In my classroom I teach 2-4 novels per year. When selecting novels, I want to choose books that are going to be at a comfortable level for the students. I err on the side of “too easy.” Books that are too hard will feel too much like drudgery and the reading will not be enjoyable. I also try to balance the “girl characters” and “boy characters.” Finally, I like to have a broad representation of the Spanish-speaking world in each level.
Currently I do not teach Spanish 1, but the level 1 kids in my district read El Nuevo Houdini by Carol Gaab first semester and Piratas del Caribe y el mapa secreto by Mira Canion and Carol Gaab second semester.
In Spanish 2, my students read Noches misteriosas en Granada by Kristy Placido, Esperanza by Carol Gaab, Robo en la noche by Kristy Placido and Felipe Alou by Carol Gaab.
In Spanish 3, we read Bianca Nieves y los siete toritos by Carrie Toth, La Llorona de Mazatlán by Katie Baker, La Calaca Alegre by Carrie Toth, and Noche de Oro by Kristy Placido.
In Spanish 4, we read Vida y Muerte en la Mara Salvatrucha by Anónimo, La hija del sastre by Carrie Toth, Frida Kahlo by Kristy Placido, and Problemas en paraíso by Carol Gaab.
You may notice that I have an almost complete disregard for the recommended levels of the novels we read. Yes, I reserve the higher wordcount novels for levels 3 and 4, but I do not shy away from reading easier novels in the upper levels. There are a couple of reasons for this. #1- I don’t mind giving the students a “comfortable read.” If the story is compelling it is great for them to just be able to sail through it and enjoy a story in their second language. It is a great confidence boost, too. #2- I am able to up the level of the experience through class discussions. I can easily expand on a story and up the ante with questions like “If YOU were Frida, how would you feel that Alejandro didn’t visit you at the hospital?” or “How do you think Makenna’s sister will react when she finds out Makenna went alone with Martín to a rural area?”
On the first installment of this topic, I stated that there is no wrong way to teach a novel. Well, maybe the only wrong way would be to choose a really boring novel that is not comprehensible, but other than that, follow your teacher instincts!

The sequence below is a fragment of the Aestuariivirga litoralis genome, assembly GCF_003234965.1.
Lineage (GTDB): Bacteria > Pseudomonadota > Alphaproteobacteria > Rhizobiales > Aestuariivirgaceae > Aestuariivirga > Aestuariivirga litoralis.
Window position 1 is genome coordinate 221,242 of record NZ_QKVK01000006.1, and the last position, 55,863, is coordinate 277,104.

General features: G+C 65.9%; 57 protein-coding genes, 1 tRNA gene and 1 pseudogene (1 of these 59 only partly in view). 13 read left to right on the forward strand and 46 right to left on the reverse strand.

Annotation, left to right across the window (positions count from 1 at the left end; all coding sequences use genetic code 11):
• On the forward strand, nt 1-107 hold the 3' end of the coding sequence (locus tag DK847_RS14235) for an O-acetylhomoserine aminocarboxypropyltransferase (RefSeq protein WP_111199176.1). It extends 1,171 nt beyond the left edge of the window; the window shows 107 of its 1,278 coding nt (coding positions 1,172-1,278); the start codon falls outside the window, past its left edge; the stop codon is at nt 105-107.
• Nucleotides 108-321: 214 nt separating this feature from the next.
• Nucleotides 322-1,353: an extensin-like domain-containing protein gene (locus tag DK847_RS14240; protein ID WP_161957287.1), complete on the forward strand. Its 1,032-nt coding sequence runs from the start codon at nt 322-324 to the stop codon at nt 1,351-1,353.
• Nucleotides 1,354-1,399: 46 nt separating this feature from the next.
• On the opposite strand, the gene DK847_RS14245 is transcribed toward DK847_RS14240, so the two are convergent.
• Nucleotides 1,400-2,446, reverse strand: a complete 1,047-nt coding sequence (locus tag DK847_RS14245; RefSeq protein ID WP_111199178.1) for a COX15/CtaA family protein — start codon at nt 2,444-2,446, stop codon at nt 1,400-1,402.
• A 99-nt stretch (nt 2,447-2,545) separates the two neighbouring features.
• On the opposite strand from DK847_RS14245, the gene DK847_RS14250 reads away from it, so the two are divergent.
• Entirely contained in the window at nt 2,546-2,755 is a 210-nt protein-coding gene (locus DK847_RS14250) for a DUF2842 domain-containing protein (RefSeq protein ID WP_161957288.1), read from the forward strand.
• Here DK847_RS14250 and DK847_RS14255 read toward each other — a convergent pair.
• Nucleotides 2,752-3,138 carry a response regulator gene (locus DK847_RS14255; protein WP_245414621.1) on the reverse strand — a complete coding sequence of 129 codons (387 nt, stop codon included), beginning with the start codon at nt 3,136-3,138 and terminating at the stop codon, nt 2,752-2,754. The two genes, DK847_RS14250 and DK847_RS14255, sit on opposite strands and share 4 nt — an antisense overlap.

I like to begin with a “hook” if possible. Plan something, even if it is as simple as playing interesting music or having a new bulletin board up, to show that you are about to embark on a cool journey. Some teachers go as far as to dress in costume or transform their classroom, but it is not necessary to go to extremes to have the effect of shifting the students’ mindset toward new ideas.
Prior to reading a chapter or chapters, teachers may want to do some kind of discussion to prepare students for what they are about to read. This could involve reviewing the previous chapter(s), expressing opinions about the events and characters, and/or making predictions about what will happen next. These discussions can and should be conducted in the target language. Write down phrases that come up on the board so that students have a reference.
Another important consideration prior to reading is unknown words. Are there important words coming up in the next chapter for which you may need to establish meaning? I like to pre-teach no more than a few (2-6) key words prior to reading a chapter. If you have more unknown words than that, you may need to evaluate the difficulty level of the novel for your group. TPRS is the perfect vehicle for pre-teaching vocabulary in a novel. If there are only 2-3 new words in the chapter, you can also just wing it as they come up in the reading. By that, I mean, when they come up, stop, tell the class what the word means, write it down, and do some quick discussion using the new term. Discuss it in context of what is happening in the book, personalize a few questions using the term if possible, and then after a mini-discussion, return to the reading.